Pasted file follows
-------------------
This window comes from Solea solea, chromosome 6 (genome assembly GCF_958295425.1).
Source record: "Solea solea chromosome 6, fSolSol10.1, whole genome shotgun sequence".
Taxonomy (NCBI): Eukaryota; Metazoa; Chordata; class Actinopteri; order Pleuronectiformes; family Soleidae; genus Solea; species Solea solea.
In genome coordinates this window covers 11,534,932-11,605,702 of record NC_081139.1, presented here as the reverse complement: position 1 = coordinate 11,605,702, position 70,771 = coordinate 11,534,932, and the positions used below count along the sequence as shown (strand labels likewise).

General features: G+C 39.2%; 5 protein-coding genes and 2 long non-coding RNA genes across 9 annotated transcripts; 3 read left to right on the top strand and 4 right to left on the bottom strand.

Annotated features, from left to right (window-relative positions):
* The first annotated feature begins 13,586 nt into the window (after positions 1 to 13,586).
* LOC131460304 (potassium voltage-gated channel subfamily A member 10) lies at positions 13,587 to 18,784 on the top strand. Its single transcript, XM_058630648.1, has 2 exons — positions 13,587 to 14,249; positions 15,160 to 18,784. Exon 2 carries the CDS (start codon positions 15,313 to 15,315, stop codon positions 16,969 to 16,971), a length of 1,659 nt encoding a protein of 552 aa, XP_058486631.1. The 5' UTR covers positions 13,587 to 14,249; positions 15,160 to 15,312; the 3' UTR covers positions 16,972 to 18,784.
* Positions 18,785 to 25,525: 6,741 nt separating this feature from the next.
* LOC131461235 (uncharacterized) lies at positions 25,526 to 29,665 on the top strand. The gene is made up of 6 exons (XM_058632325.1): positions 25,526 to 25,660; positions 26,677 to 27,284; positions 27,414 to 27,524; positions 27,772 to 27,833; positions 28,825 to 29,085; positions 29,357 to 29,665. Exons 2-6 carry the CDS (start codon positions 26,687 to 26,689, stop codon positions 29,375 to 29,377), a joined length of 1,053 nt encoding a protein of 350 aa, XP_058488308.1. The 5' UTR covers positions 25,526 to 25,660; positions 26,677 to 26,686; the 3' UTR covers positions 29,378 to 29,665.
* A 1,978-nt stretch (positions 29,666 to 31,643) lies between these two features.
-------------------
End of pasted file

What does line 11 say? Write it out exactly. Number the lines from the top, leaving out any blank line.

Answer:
* A 1,978-nt stretch (positions 29,666 to 31,643) lies between these two features.